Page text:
It’s been almost two weeks since the extraordinary 2020 WNBA season came to an end with the Seattle Storm defeating the Las Vegas Aces to hoist a trophy in, of all places, Bradenton, Florida.
Almost two weeks since three-and-a-half months of social justice, sisterhood and on the court struggle between some of the best female athletes on the planet.
The 2020 season will always stand out in the annals of the WNBA for what it was, and even what it was not. It was a show of strength and unity and faith in league leadership to pull off a season at a single site. It was a show of courage and stamina for the players who entered the campus at IMG Academy and weathered their own emotions, the separations from family and friends, and the isolation and the sameness of having the same routine day-after-day. It was a show of commitment for the players and the league to stay focused on their “why,” to use the league’s platform and the profile of its players to shine a light on issues of justice, of police brutality, of inequality, and of important societal issues that desperately need to be resolved.
I have covered the WNBA since the day of the press conference that announced its existence. I have never, not for a moment, been anything but proud of the remarkable women who have played in this league since 1997. Always admirable, always role models, always worthy of respect that has been, at times, difficult to achieve.
When the league started, the players were pioneers, paving new ground, laying the foundation for what still stands proudly 24 years later. How many WNBA players weren’t even born when the league tipped off in Los Angeles on June 21, 1997? More and more every year.
These players of 2020, these women who put “Breonna Taylor” on the backs of their jerseys, who did not take the floor for two nights in late August when Jacob Blake was shot and paralyzed by a police officer in Kenosha, Wisconsin, these players who inserted their social justice “causes” into countless interviews, and literally wore their messages across their chests.
This 2020 campaign set a tone and a standard for all of the seasons that will come after it. Because of them. It is why 2020 will be unforgettable.
There are so many moments I know I won’t forget:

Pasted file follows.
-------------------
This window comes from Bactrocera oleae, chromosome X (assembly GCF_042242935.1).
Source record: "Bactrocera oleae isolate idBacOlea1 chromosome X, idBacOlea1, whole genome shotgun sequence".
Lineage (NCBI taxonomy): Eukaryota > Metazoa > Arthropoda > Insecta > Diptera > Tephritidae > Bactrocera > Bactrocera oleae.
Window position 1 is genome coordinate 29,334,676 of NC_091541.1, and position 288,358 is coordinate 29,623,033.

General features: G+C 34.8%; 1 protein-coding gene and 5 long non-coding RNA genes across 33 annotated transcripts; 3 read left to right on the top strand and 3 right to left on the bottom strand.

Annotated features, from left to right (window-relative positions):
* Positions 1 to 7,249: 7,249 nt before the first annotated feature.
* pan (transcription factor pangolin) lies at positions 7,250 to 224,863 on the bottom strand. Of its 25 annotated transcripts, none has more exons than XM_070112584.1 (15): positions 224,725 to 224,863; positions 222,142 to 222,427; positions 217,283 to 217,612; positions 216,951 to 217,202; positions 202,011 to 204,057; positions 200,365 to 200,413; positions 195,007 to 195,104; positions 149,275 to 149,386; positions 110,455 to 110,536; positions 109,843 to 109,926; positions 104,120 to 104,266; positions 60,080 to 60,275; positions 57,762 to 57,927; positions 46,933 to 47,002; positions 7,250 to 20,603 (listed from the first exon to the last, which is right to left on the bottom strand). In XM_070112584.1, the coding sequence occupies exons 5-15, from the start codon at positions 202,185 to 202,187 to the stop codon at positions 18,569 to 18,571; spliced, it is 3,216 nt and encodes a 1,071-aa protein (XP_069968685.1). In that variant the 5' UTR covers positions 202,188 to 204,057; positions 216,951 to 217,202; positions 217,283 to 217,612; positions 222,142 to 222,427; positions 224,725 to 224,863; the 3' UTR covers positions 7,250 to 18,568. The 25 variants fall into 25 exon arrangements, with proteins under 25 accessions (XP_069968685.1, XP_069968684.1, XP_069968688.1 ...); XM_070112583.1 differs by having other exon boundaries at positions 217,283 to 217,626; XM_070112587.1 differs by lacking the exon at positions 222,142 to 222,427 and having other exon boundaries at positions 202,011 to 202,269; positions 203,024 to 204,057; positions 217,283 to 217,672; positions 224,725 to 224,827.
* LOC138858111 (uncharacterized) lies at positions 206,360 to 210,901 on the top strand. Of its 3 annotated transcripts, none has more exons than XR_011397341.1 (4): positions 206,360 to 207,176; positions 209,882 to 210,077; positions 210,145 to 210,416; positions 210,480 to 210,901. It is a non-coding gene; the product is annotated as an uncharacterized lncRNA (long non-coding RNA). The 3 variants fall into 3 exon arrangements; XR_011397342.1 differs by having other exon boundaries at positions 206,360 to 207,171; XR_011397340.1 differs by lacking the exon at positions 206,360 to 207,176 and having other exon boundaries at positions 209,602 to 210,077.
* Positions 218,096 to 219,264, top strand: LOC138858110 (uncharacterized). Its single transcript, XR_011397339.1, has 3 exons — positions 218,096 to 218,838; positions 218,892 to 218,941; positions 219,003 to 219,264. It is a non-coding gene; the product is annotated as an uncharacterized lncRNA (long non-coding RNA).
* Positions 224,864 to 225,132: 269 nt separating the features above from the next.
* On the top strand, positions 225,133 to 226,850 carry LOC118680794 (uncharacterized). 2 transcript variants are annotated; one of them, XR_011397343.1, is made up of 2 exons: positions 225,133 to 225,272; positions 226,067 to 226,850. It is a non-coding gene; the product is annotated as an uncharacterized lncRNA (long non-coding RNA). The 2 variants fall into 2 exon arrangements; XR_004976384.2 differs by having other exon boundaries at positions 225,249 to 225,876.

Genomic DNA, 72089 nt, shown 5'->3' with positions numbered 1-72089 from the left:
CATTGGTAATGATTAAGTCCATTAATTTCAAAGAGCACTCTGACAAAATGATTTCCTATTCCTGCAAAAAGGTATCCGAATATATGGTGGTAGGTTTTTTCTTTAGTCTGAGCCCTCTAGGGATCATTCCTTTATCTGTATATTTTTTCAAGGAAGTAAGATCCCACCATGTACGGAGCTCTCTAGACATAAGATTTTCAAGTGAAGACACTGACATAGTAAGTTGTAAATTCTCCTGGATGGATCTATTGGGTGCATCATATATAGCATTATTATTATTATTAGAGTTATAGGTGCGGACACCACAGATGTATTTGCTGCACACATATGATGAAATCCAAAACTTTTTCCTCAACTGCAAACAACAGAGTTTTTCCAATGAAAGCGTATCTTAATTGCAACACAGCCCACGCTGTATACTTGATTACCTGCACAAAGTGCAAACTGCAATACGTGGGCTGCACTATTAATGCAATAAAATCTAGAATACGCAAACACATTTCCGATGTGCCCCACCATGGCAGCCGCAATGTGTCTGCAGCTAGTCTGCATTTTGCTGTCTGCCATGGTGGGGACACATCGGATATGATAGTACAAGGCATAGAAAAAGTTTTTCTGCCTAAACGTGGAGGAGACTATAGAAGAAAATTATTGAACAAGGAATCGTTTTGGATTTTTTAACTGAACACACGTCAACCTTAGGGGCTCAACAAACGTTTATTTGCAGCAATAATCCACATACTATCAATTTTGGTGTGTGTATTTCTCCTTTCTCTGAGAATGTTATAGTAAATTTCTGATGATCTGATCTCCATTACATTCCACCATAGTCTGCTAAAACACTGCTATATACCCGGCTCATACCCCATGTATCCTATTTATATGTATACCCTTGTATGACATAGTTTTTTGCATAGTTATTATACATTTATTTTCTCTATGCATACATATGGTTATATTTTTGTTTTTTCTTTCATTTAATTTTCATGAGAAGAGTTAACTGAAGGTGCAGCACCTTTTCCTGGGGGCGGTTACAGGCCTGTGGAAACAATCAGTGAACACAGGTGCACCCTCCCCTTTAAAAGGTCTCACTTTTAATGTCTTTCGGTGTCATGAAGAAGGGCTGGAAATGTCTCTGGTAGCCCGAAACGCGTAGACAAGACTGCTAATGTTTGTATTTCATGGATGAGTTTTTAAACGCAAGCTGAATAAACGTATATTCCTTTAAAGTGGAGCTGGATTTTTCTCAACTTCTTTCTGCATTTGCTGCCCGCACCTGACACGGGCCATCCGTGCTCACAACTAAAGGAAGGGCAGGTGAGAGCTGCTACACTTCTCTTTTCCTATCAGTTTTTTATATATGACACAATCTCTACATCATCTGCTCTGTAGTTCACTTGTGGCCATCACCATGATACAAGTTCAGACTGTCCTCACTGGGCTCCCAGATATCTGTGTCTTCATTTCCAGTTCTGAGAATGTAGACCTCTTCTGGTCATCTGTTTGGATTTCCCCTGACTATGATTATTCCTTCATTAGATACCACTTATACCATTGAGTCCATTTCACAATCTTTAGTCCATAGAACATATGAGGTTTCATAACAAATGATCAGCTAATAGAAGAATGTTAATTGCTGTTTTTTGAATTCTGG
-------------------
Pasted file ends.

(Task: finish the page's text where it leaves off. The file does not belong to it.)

I won’t forget the sadness and disappointment just three games into the New York Liberty’s season of seeing star rookie Sabrina Ionescu clutching her ankle and the news that she wouldn’t be back.
I won’t forget seeing Chennedy Carter light up the scoreboard for the Atlanta Dream, putting up 35 points against the eventual champion Seattle Storm, one of the toughest defensive teams in the league, in just the sixth game of her career.
I won’t forget tearing up at the sight of the league’s players stretched across the court locked arm-in-arm in solidarity following the shooting of Jacob Blake.
I won’t forget being excited that Breanna Stewart could come back from an Achilles tendon injury that cost her the 2019 season to look like the incredible player she always was, and perhaps even better.
I won’t forget watching A’ja Wilson take charge of her Las Vegas Aces team and will them to the best record in the league with her MVP consistency.
I won’t forget a rejuvenated Candace Parker, who has always looked to me like perhaps the best player in the world when she’s at her best, consistently filling the stat sheets for Los Angeles.
I won’t forget the calm, resolute leadership of Nneka Ogwumike.
I won’t forget the way that Layshia Clarendon and Elizabeth Williams stood up and stood out for their teams.
I won’t forget watching Arike Ogunbowale hit shot after shot and thinking that there isn’t a defender in the league that can stop her. She’s just a bucket.
I won’t forget watching Diana Taurasi and Skylar Diggins-Smith find their groove as backcourt mates and thinking just how much fun this twosome was going to be.
I won’t forget Shey Peddy’s stone-cold 3-pointer from the corner at the buzzer to lift the Phoenix Mercury to a first-round playoff win over the Mystics.
I won’t forget the undeniable guts of Alyssa Thomas, playing with a dislocated shoulder, and still putting up 23 points, 12 rebounds and four assists to lead the Connecticut Sun to a huge Game 3 win in their semifinal series against Las Vegas.
I won’t forget Bill Laimbeer’s headband or Curt Miller’s leisurewear.
I won’t forget the staff of the WNBA and its teams and the sacrifices they made to make this season possible. I won’t forget league commissioner Cathy Engelbert and her empathetic leadership during this most important season.
I won’t forget that we were missing Elena Delle Donne and Tina Charles and Chiney Ogwumike and Liz Cambage, and I can’t wait to see them back.
I won’t forget being amazed by the ageless wonder that is Sue Bird.
I won’t forget the way that players like Myshia Hines-Allen and Betnijah Laney took advantage of their opportunity this season to lift their games to another level.
I know I’m missing things. Moments and memories that will show up as soon as I press send. But know this, the WNBA season wasn’t just one to remember.
It was unforgettable.
Longtime WNBA reporter Michelle Smith writes a weekly column on WNBA.com throughout the season. The views on this page do not necessarily reflect the views of the WNBA or its clubs.